The Link Between Hay Fever and Asthma

Have you ever wondered if your runny nose, sneezing and itchy watery eyes were related to your asthma? It turns out that your hay fever, referred to as seasonal allergic rhinitis by your healthcare provider, is a significant risk factor for the development of asthma.

Asthma and hay fever often exist together. As many as 80% of asthmatics have some form of hay fever.

Woman using inhaler while hiking

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Do You Have Hay Fever Symptoms?

As with asthma symptoms, hay fever symptoms will vary from person to person. Many patients report symptoms associated with their eyes, throat, ears and sleep in addition to a runny nose.

To formally diagnose you, your healthcare provider will want to know:

  • Seasonal versus perennial: Do the symptoms occur with a particular season or year-round?
  • Symptom frequency: Intermittent (less than 4 days per week, and for less than 4 weeks a year) versus persistent (more than 4 days in a week or more than 4 weeks in a year).

Some of the symptoms you and your healthcare provider are likely to discuss include:

  • Nose: Blocked or itchy nose, sneezing, facial pain or pressure, and postnasal dripping that may cause you to cough or frequently clear your throat.
  • Eyes: Red and itchy eyes, feeling of a foreign body or grittiness in the eyes, under-eye darkness and swelling (allergic shiners).
  • Throat and ears: Voice changes and hoarseness, sore or scratchy throat, congestion and popping of the ears.
  • Sleep: Frequent nighttime awakenings, a need for mouth breathing, daytime tiredness and difficulty completing tasks or work.

Accurate Diagnosis of Hay Fever Is Essential

In order to make a diagnosis of hay fever, your healthcare provider will take a history, perform a physical exam and possibly order some tests.

Medical History

A discussion between you and your healthcare provider about the previously mentioned symptoms and your experience with them is the cornerstone of hay fever diagnosis.

Your healthcare provider will also likely ask you about:

Your healthcare provider may also ask questions to make sure your rhinitis does not have another cause, such as:

  • Sinusitis
  • Asthma
  • Common cold
  • Non-allergic rhinitis
  • Atrophic rhinitis
  • Rhinitis medicamentosa
  • Medication usage (some birth control pills, blood pressure medications, and psychiatric medications may be to blame)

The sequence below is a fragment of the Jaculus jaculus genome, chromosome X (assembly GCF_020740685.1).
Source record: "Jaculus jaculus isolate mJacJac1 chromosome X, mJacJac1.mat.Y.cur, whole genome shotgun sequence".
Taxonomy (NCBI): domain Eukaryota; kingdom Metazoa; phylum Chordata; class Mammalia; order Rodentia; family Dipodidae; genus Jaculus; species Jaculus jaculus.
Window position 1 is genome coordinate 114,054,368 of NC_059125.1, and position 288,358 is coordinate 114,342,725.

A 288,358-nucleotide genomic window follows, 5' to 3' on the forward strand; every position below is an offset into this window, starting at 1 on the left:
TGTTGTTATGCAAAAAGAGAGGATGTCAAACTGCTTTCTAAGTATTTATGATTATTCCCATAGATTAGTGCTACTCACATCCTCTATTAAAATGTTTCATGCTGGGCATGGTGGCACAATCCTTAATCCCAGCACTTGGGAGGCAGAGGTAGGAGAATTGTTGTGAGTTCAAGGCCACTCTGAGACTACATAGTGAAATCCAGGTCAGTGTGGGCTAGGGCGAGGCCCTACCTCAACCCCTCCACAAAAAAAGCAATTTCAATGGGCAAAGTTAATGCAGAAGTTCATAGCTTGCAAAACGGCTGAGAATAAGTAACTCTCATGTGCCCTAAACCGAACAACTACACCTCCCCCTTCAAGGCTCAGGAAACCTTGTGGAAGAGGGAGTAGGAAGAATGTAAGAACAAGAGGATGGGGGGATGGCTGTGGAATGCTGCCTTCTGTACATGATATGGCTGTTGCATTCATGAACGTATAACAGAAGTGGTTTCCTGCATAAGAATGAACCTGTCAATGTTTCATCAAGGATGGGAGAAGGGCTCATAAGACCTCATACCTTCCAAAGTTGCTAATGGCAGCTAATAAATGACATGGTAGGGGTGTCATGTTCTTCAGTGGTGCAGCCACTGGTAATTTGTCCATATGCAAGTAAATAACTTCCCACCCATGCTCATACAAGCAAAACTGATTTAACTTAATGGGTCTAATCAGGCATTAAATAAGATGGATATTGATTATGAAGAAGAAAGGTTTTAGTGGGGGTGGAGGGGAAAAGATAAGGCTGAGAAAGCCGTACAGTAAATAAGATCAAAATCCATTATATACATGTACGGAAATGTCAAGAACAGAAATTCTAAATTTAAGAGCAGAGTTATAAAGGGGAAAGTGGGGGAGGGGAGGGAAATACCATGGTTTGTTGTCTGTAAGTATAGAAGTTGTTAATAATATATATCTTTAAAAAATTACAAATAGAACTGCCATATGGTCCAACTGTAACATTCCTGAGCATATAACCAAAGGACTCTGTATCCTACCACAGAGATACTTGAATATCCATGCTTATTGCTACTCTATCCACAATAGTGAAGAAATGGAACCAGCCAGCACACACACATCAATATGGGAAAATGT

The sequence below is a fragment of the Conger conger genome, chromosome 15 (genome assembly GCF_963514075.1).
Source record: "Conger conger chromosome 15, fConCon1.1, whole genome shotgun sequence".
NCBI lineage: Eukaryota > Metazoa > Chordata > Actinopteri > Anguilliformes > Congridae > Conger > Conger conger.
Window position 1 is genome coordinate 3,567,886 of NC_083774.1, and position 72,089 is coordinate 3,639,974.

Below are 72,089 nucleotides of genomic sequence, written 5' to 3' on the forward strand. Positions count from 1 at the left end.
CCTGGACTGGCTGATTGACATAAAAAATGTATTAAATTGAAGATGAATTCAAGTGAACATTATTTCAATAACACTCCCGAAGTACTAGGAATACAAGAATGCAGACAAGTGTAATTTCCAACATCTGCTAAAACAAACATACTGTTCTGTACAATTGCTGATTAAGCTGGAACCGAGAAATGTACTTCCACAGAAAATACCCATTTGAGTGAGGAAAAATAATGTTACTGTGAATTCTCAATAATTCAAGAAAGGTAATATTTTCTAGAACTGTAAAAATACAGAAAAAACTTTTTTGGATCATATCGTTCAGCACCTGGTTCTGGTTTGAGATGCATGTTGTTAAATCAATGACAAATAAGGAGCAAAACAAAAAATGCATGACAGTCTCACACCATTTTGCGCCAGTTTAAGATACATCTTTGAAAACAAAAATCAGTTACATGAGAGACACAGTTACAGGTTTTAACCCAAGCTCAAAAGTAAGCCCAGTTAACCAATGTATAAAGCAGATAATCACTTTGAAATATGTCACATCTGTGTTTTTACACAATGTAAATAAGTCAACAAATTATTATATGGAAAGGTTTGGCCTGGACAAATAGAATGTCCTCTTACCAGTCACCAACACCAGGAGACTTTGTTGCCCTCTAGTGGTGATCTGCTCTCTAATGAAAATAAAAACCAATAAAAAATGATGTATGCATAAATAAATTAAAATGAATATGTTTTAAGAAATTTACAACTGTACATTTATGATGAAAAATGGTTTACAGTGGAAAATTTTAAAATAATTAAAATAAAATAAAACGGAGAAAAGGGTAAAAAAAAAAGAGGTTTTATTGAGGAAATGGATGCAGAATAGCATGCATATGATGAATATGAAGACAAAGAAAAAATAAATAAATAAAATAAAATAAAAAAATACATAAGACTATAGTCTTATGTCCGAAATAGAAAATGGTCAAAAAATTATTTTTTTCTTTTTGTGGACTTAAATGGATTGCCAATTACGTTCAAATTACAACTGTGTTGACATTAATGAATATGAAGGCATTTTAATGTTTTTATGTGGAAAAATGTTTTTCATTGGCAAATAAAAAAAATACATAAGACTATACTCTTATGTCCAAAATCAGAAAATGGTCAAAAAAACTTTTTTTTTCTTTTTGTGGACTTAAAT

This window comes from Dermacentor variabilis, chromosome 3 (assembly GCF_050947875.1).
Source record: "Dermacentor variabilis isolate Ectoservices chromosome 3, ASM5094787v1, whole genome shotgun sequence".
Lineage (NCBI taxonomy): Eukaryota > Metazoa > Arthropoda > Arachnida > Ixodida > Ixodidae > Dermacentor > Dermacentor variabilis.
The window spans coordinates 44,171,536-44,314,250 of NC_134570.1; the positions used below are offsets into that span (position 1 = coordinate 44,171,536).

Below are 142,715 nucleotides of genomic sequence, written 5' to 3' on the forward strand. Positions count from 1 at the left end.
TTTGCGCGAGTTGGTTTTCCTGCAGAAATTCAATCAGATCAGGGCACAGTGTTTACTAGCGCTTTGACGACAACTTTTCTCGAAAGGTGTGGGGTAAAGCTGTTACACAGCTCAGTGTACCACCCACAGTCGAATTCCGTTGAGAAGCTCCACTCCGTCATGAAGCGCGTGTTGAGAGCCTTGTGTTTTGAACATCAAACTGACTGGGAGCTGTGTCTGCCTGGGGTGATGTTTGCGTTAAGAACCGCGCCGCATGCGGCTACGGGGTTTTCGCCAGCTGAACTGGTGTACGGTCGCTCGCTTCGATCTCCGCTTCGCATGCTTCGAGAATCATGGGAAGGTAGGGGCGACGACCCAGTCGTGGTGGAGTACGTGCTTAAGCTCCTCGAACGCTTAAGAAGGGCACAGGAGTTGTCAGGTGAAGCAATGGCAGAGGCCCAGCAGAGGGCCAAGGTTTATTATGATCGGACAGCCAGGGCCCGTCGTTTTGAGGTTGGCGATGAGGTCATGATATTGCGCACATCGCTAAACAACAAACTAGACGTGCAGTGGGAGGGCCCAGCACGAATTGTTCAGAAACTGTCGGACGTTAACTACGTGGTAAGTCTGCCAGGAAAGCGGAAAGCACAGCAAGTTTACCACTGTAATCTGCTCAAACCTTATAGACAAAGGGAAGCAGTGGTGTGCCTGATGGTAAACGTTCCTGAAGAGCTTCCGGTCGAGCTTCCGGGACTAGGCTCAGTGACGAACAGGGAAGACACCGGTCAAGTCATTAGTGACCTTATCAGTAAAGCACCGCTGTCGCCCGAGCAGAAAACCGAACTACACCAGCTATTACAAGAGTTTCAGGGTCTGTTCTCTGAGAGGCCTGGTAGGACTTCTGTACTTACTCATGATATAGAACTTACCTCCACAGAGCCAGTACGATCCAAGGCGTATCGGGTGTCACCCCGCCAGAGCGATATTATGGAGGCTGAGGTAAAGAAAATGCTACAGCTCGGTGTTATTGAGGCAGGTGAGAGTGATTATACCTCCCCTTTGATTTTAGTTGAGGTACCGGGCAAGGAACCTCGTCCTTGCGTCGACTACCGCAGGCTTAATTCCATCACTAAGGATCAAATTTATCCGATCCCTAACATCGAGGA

• Hormonal changes due to pregnancy or hypothyroidism
  • Nasal polyp

Physical Exam

Your healthcare provider will examine several different parts of your body to help confirm your hay fever diagnosis and make sure something else is not causing your symptoms.

The exam may include:

  • Nose: Looking for swollen nasal tissue that may look pale or blue, or for any anatomical defects like a deviated nasal septum.
  • Eyes: Looking for allergic shiners and to check to see if the eyes are swollen, watery or red.
  • Sinus: Pain or tenderness over the sinuses may indicate a sinus infection instead of hay fever.
  • Mouth: Examining the mouth can exclude conditions like tonsillitis and uncover evidence of chronic mouth breathing.
  • Chest and Lungs: Looking for signs of infection or asthma.
  • Skin: Looking for other signs of allergy, such as hives or eczema.

Diagnostic Testing

If your healthcare provider suspects a hay fever diagnosis based on your history and physical exam, he may either recommend treatment or perform additional diagnostic testing to confirm the diagnosis.

Further diagnostic testing in hay fever is generally useful if:

  • The diagnosis is not clear after the medical history and physical exam.
  • Symptoms remain despite adequate treatment, or you do not respond to treatment like your healthcare provider thinks you should.
  • You and your practitioner are unable to identify potential allergens in your home, office, and school settings.
  • The hay fever appears to be work-related.

If your medical professional feels that you might benefit from testing for hay fever, he may order:

  • IgE Level: This blood test cannot make a diagnosis of hay fever, but elevated IgE levels related to specific allergens can help make the diagnosis.
  • Skin testing: This prick method of allergy testing is one of the most common diagnostic tests used to detect allergy to a particular substance.


There are a plethora of treatment options for patients with hay fever.

Treatment of hay fever has been shown to:

  • Improve asthma control
  • Decrease airway hyper-responsiveness
  • Decreases ER visits
  • Possibly prevent the development of asthma
Verywell Health uses only high-quality sources, including peer-reviewed studies, to support the facts within our articles. Read our editorial process to learn more about how we fact-check and keep our content accurate, reliable, and trustworthy.
  • American Academy of Allergy Asthma & Immunology. Diseases 101: Rhinitis and Sinusitis.

  • Weber, RW. Allergic Rhinitis. Primary Care Clinics In Office Practice. Volume 35 (2008): 1-10.

By Pat Bass, MD
Dr. Bass is a board-certified internist, pediatrician, and a Fellow of the American Academy of Pediatrics and the American College of Physicians.